The innovator believes that »the existing academic crowd funding platforms are making it too easy for themselves.« After all, they provide no functionality beyond the digital version of any run-of-the-mill request for charity. Even in crowd funding, says Gaggioli, the reputation and credibility of academia must always be carefully maintained. Anyone who wishes to publish a request for funding on Open Genius will therefore first have to prove his or her connection to a recognised research institution. All project descriptions will be subject to peer review beforehand. »The review will be published alongside the project description so that each potential donor can form as objective an opinion as possible«, says Gaggioli. The American Open Source Science Project (OSSP), which is expected to publish its first funding proposals in mid-September to coincide with the start of the winter semester, is pursuing a very similar concept.
Ornithologist Alison Styring set out to collect donations with no peer review or seal of approval. The most important question for her was how she could generate enthusiasm for the project - and what to offer in return. She came up with an entirely ornithological way to let donors participate in the success of a possible expedition. She promises them audio files featuring the sounds of the jungle: ten minutes for a donation of $10; donations over $100 will even be rewarded with an entire CD full of Bornean sounds, plus a personal thank-you letter. The most generous donors will additionally be named on the project's website. Whether lots of dollars or just a single one - the researcher hopes that all donors will have the feeling that they helped make an important project possible. Nature in Indonesia is coming under increasing human pressure, she explains; she believes she must act quickly before the last pristine areas vanish forever: »We want to record and map the sounds of this jungle while we still can.« And she's not too shy to rattle the donation box to achieve it.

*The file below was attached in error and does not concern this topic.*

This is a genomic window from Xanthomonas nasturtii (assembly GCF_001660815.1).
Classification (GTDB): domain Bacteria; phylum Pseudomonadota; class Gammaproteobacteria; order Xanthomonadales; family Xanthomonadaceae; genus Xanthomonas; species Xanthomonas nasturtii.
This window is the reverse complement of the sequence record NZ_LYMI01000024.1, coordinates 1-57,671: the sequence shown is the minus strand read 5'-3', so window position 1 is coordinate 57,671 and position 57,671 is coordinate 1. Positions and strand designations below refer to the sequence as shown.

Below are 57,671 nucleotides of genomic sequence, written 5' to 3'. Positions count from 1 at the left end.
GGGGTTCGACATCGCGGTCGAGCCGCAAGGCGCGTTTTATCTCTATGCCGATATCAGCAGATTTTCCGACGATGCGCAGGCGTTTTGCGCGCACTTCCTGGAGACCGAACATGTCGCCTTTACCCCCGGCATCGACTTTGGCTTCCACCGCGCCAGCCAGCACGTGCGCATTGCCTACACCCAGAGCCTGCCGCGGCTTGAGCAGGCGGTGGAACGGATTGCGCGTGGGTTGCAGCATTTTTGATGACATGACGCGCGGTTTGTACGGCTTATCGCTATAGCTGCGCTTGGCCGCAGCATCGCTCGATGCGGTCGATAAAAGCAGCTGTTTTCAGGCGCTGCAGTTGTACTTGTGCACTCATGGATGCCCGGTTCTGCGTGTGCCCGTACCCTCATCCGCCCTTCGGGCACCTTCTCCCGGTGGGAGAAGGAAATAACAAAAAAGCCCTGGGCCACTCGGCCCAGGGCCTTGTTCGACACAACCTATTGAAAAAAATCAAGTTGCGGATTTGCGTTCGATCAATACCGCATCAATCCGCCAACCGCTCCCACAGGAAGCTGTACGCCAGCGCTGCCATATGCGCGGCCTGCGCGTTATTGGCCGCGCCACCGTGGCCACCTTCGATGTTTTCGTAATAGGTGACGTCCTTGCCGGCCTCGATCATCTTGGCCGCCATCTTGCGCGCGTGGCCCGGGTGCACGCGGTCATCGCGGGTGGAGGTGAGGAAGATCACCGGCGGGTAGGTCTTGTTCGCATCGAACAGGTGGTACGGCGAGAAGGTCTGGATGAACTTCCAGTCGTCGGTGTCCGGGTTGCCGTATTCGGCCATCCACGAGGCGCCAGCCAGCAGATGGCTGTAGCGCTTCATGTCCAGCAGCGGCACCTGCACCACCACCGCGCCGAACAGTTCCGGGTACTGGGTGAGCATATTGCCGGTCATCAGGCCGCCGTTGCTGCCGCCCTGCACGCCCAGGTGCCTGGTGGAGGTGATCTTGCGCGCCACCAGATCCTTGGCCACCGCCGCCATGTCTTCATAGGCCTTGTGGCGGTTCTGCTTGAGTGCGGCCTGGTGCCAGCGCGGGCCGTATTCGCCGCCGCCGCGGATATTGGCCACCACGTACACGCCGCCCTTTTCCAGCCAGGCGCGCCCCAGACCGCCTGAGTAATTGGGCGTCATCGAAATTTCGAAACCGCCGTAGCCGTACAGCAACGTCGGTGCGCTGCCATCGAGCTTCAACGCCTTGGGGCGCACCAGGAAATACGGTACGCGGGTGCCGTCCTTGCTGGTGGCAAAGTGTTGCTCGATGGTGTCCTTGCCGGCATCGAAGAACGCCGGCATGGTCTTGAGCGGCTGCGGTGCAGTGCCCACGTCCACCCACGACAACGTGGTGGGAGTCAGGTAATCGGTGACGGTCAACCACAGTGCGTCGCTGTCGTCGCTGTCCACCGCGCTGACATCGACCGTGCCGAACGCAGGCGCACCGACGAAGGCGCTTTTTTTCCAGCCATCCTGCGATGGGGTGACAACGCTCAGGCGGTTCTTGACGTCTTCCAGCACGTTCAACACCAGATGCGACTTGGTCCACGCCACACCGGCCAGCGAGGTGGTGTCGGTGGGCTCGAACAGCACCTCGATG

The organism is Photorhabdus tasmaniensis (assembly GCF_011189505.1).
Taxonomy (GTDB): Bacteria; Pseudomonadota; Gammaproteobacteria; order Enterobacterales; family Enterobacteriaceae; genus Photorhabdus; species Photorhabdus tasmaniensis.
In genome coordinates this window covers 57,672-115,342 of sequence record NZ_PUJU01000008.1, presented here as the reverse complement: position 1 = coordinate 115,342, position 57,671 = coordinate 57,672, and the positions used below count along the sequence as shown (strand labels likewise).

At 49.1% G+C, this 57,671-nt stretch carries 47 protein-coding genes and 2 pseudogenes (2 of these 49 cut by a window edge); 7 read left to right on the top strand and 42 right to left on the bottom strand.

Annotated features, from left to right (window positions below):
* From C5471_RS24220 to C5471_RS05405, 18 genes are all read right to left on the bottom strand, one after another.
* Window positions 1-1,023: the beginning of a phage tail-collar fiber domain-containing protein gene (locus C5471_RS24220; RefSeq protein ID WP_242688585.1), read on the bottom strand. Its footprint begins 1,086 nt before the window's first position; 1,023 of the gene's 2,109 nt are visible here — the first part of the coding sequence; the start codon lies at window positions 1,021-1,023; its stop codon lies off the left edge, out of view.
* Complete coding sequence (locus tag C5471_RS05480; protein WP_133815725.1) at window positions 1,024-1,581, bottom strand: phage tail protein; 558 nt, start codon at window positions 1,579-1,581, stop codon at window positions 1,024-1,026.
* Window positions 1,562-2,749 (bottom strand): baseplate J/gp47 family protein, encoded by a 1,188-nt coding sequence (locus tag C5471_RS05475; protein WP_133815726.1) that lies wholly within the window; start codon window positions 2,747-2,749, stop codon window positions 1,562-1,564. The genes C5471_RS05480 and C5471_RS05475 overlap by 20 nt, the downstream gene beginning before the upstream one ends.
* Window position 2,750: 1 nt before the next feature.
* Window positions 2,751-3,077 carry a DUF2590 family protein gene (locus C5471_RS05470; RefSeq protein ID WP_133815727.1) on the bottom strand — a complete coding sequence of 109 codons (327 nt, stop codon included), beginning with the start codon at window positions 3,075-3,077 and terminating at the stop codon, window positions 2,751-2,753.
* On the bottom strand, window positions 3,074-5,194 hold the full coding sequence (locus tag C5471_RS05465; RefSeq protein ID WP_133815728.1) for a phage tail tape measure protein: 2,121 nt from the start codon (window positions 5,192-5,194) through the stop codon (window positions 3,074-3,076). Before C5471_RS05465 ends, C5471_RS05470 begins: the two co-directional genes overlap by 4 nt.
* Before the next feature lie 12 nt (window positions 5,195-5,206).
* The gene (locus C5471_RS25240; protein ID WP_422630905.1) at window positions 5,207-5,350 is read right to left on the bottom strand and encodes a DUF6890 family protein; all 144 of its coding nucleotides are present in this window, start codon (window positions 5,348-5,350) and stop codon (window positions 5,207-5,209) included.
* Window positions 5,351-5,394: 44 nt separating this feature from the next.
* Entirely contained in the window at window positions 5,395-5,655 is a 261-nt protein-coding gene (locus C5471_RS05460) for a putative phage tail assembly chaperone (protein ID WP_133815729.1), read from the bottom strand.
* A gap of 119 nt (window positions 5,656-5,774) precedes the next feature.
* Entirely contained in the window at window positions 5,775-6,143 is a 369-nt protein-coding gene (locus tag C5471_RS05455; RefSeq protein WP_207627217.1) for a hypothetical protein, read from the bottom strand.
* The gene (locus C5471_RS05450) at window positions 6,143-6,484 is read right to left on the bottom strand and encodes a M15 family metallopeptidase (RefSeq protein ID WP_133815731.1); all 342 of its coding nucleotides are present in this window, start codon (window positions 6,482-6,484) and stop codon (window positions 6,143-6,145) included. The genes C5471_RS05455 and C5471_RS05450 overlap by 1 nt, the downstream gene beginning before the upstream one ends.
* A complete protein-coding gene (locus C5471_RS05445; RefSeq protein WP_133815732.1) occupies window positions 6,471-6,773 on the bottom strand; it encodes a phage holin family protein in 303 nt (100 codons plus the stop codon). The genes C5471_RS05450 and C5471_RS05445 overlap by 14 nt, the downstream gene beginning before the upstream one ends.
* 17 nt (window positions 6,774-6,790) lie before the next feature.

From DIE ZEIT :: 01.09.2011
1. December 2016
University of Bath
26. October 2016